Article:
SLAMD is especially good at benchmarking LDAP directory servers, but it can be used for other purposes as well, and it includes minimal out-of-the-box support for HTTP, IMAP, POP3, SMTP, and SQL. It offers an API for creating custom jobs, so you can write your own support for interacting with whatever you want.

SLAMD was primarily written by Neil A. Wilson. It was first created at Sun Microsystems in 2002, under the direction of Steve Shoaff who suggested both the basic concept and the name. The name SLAMD is a play on "slapd", which is used in the binary name of some types of LDAP directory servers (it kind of stands for "standalone LDAP daemon").

The original SLAMD code was maintained until about 2010, and then it just sort of went dormant for a long period of time. It has been dusted off and many of its components updated. Only minimal testing has been performed thus far, but it seems to be working okay. The new version should not be considered backward compatible with older versions, and you now need to use Java 8 or later to run it.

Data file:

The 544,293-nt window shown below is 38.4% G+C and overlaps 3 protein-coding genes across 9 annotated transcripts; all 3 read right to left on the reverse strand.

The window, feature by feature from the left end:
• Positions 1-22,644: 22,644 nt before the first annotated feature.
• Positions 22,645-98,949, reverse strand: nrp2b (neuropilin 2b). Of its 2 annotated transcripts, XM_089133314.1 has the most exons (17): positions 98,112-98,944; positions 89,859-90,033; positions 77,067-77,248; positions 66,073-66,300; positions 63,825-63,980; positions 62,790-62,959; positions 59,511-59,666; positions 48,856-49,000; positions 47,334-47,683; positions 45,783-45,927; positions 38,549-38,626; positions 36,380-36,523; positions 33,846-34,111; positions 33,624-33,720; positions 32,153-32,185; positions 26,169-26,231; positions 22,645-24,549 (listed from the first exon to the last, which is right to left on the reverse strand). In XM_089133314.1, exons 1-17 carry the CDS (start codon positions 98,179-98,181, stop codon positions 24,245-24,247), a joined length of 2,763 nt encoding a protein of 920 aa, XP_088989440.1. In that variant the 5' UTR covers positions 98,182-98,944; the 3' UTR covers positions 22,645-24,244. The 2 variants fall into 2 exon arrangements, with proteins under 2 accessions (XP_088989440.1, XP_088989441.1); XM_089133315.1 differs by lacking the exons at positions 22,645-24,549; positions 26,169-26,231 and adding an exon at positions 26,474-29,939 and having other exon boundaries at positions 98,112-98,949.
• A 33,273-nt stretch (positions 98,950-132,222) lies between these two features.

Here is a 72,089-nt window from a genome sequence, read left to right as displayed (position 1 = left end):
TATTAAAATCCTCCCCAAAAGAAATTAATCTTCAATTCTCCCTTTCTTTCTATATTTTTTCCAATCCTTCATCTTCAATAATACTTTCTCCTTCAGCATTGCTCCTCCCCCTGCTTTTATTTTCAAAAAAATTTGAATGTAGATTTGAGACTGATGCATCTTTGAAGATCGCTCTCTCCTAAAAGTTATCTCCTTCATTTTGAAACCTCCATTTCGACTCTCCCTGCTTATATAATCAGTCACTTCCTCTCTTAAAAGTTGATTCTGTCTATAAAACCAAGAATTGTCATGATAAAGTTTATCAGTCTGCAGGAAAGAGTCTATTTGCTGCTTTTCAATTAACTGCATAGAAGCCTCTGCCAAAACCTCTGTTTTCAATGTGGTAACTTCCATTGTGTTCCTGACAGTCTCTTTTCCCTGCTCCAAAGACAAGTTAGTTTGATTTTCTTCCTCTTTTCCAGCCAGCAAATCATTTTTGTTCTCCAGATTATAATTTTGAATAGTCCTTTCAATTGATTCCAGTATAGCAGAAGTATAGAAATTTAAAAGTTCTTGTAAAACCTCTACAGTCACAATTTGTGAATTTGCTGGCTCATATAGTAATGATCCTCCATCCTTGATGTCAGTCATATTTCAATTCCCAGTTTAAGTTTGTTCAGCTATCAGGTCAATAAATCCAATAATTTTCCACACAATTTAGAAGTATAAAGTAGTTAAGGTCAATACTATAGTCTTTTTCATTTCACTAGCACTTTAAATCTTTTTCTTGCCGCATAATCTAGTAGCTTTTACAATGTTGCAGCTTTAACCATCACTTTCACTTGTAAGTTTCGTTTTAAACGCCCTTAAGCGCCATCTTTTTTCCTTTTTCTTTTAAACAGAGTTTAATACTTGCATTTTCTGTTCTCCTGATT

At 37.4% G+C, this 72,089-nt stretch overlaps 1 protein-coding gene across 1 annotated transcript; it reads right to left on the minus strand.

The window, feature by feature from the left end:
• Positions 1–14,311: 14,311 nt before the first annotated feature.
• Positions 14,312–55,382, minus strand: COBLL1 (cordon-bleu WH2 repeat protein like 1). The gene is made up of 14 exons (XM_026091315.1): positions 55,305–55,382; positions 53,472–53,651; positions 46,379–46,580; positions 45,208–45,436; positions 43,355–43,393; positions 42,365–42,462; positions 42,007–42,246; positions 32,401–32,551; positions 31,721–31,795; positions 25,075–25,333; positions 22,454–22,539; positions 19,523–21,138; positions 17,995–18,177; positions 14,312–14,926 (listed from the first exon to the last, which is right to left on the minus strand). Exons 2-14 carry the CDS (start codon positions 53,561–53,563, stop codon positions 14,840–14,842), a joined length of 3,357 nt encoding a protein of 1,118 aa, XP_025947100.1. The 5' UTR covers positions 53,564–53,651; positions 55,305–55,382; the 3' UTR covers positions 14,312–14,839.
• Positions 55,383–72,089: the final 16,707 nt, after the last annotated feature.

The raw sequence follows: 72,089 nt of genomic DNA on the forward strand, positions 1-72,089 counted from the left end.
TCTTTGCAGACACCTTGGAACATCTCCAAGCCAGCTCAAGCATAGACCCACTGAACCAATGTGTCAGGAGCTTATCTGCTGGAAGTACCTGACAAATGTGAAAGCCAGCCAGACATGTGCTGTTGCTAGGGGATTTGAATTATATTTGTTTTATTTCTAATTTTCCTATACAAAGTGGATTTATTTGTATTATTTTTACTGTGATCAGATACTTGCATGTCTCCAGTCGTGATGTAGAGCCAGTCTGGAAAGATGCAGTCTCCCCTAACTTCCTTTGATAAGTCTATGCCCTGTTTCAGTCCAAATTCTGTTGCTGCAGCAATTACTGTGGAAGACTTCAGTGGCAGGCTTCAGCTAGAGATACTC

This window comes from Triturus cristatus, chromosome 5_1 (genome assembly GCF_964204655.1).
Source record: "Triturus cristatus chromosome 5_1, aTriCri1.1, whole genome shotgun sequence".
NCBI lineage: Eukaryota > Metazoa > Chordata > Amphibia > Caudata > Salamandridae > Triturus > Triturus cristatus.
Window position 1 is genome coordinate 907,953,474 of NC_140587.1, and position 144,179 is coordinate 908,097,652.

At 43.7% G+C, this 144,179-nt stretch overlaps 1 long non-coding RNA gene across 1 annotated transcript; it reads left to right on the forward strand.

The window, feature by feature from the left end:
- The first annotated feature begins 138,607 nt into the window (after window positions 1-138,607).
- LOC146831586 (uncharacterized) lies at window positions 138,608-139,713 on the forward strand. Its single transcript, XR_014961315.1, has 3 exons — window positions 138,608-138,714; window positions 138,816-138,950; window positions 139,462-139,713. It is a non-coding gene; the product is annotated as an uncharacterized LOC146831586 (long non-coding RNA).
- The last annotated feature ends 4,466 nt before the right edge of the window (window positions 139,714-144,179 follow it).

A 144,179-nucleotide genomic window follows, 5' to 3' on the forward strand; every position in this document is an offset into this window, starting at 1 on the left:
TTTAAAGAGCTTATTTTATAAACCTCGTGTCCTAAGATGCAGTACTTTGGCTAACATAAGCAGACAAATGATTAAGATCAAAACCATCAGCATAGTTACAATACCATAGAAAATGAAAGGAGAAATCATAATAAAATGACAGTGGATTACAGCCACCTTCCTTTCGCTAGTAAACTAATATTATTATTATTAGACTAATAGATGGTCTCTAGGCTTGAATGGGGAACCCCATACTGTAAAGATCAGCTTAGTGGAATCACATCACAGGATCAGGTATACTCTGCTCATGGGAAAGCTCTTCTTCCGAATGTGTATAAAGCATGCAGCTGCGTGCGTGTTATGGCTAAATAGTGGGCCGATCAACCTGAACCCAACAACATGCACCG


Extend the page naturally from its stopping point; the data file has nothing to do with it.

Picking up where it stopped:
SLAMD is open source under the terms of the Sun Public License version 1.0. That's the license under which it was originally released, and since no single entity holds the copyright to everything, that's the license that it's always going to have.

Building SLAMD

To build SLAMD from source check it out of the repository with a command like:

git checkout

Then change into the new slamd directory and run on Linux/UNIX-based systems, or build.bat on Windows. Once the build completes, go into build/package directory, and you will see zip files for the SLAMD server, the client, and the resource monitor client.

Running the SLAMD Server

If you want to run the SLAMD server locally, you can just go into the build/package/slamd directory and run (or start-slamd-server.bat on Windows). If you want to install it somewhere else, then just copy the slamd-{timestamp}.zip file to the desired system, unpack it, and run the startup script. Then, go to "http://{address}:8080/slamd" in a browser (where {address} is the address of the server on which SLAMD is running, or "localhost" if you're running it on your workstation). The first time you run it, you should see a page telling you that you need to create a new database, which you can do by simply clicking a button.

Running the SLAMD Client

To actually be able to do anything with SLAMD, you'll also need to create one or more clients.